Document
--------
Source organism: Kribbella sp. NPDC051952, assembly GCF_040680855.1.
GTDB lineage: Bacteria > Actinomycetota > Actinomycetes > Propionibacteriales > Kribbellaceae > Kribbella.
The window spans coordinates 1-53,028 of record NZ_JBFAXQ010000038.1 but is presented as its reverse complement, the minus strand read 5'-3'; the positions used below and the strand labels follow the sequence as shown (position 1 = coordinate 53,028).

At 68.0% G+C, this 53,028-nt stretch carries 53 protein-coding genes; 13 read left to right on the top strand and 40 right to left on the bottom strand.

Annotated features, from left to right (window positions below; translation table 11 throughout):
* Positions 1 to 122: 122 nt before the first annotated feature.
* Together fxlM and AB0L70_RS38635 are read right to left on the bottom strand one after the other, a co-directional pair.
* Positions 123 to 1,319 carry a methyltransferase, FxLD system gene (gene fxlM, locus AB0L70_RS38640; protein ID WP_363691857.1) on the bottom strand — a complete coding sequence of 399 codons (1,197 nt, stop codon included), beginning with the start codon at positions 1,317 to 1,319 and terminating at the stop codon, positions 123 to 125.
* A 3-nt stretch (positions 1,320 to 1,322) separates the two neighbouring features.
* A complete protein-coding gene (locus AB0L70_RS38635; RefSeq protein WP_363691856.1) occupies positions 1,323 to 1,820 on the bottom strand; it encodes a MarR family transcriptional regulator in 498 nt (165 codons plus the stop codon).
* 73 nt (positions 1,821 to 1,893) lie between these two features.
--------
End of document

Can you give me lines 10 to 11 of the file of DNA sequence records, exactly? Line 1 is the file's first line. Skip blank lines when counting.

* A complete protein-coding gene (locus AB0L70_RS38635; RefSeq protein WP_363691856.1) occupies positions 1,323 to 1,820 on the bottom strand; it encodes a MarR family transcriptional regulator in 498 nt (165 codons plus the stop codon).
* 73 nt (positions 1,821 to 1,893) lie between these two features.